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I am stuck with proving the following statement. In fact, I am proving another assumption, and the proof of this would help me to proceed.

Assume that $f_1$ and $f_2$ are differentiable on the interval $(a,b)$. Then define $f=f_1+f_2$. Show that $f$ is differentiable on any point in that interval. So I guess I need to prove that the sum of two differentiable functions on an interval is differentiable

My attempt: I wanted to prove it from definition, writing

$$\lim_{h\to0}\frac{f_1(a+h)-f_1(a)}{h}+\lim_{h\to 0}\frac{f_2(a+h)-f_2(a)}{h}$$

Then I can write them under the same limit, but then I cannot proceed. Would be thankful if anyone helped me with it.

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    $\begingroup$ Write down what the definition of $f'(c)$ would be for $c \in (a,b)$. (Note that since $c \in (a,b)$, $c$ can't be $a$.) $\endgroup$ – Mike Nov 18 '14 at 23:24
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$$ \frac{f(x+h)-f(x)}{h}=\frac{f_1(x+h)+f_2(x+h)-f_1(x)-f_2(x)}{h}=\frac{f_1(x+h)-f_1(x)}{h}+\frac{f_2(x+h)-f_2(x)}{h}. $$ You are probably familiar with a standard theorem about limits that says that if $L:=\lim _{x\to a}f(x)$ exists and $M:=\lim _{x\to a}g(x)$ exists, then $\lim _{x\to a}[f+g](x)$ exists and is equal to $L+M$. Applying that result to the above equation tells us that the derivative of $f$ at $x$ exists and is equal to $f_1'(x)+f_2'(x)$.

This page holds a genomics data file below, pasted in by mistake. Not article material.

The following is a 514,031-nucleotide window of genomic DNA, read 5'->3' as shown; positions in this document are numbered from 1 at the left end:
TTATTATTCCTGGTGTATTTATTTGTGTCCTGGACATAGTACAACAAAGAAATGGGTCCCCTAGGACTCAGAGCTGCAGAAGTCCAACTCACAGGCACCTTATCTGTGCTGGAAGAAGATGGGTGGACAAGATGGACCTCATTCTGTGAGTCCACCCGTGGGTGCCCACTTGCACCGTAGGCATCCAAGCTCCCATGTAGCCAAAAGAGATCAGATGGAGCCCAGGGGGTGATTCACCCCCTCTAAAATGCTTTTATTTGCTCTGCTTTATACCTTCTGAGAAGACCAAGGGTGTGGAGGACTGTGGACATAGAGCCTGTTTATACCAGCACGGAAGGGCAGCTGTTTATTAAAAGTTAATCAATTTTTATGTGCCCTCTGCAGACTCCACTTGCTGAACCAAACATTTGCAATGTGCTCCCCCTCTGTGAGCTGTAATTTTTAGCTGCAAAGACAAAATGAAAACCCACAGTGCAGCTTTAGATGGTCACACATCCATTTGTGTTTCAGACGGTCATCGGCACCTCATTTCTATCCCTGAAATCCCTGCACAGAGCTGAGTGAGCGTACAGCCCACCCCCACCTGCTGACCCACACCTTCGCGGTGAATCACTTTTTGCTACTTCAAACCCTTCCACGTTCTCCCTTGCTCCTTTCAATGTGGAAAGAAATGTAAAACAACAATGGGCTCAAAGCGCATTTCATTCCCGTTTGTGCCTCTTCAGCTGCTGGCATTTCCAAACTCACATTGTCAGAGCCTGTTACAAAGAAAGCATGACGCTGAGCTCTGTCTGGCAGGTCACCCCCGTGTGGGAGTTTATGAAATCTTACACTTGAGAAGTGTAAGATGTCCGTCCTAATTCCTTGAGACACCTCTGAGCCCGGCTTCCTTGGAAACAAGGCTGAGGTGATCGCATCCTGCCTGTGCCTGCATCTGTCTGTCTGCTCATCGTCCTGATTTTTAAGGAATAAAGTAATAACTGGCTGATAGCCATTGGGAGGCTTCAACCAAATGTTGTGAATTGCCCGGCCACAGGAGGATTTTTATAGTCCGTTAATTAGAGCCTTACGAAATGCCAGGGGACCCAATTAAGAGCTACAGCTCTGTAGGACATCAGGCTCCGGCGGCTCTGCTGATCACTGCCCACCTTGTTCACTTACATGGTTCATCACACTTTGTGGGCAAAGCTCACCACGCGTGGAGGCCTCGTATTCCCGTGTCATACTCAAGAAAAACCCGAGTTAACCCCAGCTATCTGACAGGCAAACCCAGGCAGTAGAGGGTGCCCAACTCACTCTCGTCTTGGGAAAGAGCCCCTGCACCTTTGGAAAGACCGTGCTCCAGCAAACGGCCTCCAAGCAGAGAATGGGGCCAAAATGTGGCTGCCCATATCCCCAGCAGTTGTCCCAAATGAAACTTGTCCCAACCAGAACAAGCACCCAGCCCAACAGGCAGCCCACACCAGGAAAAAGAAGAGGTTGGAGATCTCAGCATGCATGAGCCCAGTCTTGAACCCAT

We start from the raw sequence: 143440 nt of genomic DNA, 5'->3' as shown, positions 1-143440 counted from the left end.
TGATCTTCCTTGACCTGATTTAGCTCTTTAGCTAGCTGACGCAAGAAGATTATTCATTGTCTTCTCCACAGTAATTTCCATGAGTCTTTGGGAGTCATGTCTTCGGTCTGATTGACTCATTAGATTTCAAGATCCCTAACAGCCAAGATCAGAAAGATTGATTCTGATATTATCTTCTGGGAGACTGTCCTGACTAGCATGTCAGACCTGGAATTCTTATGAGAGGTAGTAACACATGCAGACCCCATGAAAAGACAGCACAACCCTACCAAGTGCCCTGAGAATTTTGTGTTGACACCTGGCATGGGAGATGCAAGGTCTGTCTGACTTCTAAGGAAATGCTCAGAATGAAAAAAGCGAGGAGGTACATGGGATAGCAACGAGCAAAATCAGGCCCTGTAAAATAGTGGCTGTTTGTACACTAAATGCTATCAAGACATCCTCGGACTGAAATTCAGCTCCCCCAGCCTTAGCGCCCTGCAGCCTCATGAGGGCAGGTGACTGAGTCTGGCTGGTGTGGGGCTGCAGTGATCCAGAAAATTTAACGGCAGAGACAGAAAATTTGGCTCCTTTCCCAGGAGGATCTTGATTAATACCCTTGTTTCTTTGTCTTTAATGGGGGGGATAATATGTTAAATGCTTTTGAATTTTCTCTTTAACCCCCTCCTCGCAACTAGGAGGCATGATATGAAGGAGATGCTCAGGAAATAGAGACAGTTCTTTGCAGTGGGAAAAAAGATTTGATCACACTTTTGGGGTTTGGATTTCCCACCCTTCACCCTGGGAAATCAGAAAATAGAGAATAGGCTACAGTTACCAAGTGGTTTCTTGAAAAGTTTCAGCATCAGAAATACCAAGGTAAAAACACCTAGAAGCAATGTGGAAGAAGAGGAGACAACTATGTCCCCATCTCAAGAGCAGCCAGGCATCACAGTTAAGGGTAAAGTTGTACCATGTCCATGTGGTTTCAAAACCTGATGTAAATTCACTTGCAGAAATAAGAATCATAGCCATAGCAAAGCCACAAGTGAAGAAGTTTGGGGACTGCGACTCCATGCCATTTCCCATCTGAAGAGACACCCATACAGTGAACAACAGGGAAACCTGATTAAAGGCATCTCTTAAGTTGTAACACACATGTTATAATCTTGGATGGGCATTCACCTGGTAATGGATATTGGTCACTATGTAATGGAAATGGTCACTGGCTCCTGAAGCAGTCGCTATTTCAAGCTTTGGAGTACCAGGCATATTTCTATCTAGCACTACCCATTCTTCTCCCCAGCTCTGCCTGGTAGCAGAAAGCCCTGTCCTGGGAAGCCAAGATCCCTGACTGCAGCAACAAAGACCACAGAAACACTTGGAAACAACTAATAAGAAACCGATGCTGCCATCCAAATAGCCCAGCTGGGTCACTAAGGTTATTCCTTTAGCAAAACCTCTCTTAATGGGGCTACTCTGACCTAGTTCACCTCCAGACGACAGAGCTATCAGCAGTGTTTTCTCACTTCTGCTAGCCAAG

If you need to prove the statement about limits, you'll have to do an $\epsilon$-$\delta$ argument.

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$$0 \leq \lim_{h \to 0} \dfrac{|f_1(a+h) + f_2(a+h) - f_1(a) - f_2(a) - f_1'(a) - f_2'(a)|}{h}$$ $$ \leq \lim_{h \to 0} \dfrac{|f_1(a+h) - f_1(a) - f_1'(a)|}{h} + \lim_{h \to 0}\dfrac{|f_2(a+h) - f_2(a) - f_2'(a)|}{h} = 0$$

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\begin{align} & \lim_{h\to0}\frac{f(x+h)-f(x)}h = \lim_{h\to0} \left( \frac{f_1(x+h)-f_1(x)}h + \frac{f_2(x+h)-f_2(x)} h \right) \\[8pt] = {} & \left( \lim_{h\to0} \frac{f_1(x+h)-f_1(x)} h \right) + \left( \lim_{h\to0} \frac{f_2(x+h)-f_2(x)} h \right) \end{align} This last equality is true if both of the limits on the last line exist, and it is given that they do. Saying the last equality is true means the limits involved exist. The relevant theorem is that if two limits as $h\to\text{something}$ both exist, then the limit as $h\to\text{something}$ of their sum also exists and is equal to the sum of those two limits.

The first equality above is just algebra: adding fractions.

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